The Credit Strategist - September 2022
I’ve argued all year that stock prices will retest their lows and I see no reason to change that view now. The 15-20% drop we’ve seen thus far is insufficient to reflect what is happening in the world economically and geopolitically. Reducing inflation to 2% without a serious economic downturn was always a fantasy. And the Fed’s threshold for economic and market pain appears higher than expected. Stated another way, the Fed put appears to have a lower strike price than markets originally priced and are still pricing in. The bear market rally, impressive as it was, got far ahead of itself. I expect to see the S&P 500 hit 3400-3500 again over the six months and that would still leave stocks generously valued. Next year’s earnings should be in the low $200 range (inflated by all the usual nonsense of course) and a 15-16x multiple is appropriate, bringing the right range for the S&P 500 somewhere in the low 3000s. That tells me prices need to drop at least another 15-20%.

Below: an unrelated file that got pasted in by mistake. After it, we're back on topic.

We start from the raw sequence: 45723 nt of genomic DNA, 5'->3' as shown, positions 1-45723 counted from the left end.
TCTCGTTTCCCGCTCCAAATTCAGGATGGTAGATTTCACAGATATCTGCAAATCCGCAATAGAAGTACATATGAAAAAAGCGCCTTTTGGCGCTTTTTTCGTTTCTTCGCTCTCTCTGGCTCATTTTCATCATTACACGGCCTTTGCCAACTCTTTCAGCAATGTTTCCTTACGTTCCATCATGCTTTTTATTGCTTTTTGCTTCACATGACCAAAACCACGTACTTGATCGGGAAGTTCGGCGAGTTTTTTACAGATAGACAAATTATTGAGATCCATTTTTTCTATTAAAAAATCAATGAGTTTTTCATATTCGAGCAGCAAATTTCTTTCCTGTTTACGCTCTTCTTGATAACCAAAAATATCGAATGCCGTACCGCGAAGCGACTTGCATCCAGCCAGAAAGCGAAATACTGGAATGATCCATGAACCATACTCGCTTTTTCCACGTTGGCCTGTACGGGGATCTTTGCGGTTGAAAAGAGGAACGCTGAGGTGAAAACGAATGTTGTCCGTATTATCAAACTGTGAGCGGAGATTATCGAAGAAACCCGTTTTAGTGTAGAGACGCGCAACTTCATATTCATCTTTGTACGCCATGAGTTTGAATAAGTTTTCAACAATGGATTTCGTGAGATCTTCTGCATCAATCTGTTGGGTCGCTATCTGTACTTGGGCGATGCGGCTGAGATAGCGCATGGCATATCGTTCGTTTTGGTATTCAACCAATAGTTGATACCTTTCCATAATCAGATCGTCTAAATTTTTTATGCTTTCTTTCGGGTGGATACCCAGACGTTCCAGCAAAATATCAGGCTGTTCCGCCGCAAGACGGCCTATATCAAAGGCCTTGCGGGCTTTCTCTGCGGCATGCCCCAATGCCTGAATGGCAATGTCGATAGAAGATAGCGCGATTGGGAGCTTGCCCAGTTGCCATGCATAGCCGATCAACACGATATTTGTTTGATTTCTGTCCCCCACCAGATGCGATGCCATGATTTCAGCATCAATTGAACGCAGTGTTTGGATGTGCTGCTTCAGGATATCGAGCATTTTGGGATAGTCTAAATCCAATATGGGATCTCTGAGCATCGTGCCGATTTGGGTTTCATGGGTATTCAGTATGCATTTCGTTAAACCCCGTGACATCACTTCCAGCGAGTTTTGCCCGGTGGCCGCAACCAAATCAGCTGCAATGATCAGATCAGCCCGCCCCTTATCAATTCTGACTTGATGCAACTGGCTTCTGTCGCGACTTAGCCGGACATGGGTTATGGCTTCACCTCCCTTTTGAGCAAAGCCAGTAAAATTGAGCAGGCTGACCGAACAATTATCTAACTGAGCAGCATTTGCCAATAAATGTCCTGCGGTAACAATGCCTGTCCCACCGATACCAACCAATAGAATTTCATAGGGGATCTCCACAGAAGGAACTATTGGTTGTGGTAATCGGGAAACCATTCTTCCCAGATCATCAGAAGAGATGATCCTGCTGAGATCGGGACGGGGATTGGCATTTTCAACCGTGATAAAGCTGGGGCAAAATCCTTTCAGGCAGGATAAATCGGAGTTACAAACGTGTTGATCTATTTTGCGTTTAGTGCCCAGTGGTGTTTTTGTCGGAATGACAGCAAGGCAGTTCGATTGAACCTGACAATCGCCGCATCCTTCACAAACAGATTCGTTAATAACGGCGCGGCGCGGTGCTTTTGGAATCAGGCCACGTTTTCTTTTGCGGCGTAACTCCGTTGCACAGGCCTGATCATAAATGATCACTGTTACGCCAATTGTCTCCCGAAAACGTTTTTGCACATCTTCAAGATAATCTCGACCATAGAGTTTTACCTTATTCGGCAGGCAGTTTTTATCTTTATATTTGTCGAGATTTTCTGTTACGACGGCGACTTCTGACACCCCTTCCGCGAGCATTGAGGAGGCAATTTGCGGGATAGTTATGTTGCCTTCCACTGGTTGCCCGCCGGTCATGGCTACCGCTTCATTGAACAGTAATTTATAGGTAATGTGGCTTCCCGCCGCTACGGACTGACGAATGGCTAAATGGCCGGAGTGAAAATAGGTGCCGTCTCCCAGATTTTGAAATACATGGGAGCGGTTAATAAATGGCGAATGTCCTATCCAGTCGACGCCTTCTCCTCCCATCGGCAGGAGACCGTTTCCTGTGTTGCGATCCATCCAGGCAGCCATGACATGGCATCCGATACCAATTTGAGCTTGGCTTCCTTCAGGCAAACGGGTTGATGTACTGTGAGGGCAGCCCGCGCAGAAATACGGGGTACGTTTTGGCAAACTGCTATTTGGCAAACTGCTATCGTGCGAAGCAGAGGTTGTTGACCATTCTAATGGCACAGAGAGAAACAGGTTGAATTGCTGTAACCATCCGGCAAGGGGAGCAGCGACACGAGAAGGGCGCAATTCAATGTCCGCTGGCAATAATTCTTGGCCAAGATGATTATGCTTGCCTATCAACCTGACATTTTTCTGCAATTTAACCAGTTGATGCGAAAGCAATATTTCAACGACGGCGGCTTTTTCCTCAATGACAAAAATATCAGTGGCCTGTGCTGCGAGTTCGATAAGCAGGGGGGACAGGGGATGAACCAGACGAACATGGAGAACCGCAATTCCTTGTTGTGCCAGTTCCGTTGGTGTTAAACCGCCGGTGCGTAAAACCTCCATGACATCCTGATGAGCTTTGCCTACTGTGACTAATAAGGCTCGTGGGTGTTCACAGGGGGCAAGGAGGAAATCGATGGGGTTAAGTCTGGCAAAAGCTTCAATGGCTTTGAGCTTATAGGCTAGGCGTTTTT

Thus far, the economy has suffered limited damage from the tightening cycle that began in March (and many of the most hard-hit areas are the most speculative activities that need to be flushed). But there is more damage to come as higher interest rates work their way through to consumers and businesses. Two quarters of slightly negative real growth (but still positive nominal growth) accompanied by strong employment numbers suggest that the economy can handle more tightening. Job openings rose to a seasonally adjusted 11.2 million in July, up from June, according to the Labor Department, and the August employment report was strong. This kind of data gives the Fed breathing room to keep hiking and shrinking its balance sheet (it barely started doing the latter but picks up the pace in September). The point of tightening is to shrink demand; fighting inflation is supposed to be painful. The delayed effects of tightening will become increasingly apparent in the months ahead. Those effects will be mitigated (and the effects of policy muted) if there are indications that the Fed is preparing to reverse course in 2023. That was why it was so important for Mr. Powell to talk tough at Jackson Hole and for his colleagues to reinforce the message afterwards. The bear market rally was decidedly unhelpful to the Fed’s inflation fight and they needed to snuff it out. For the moment it appears they succeeded.
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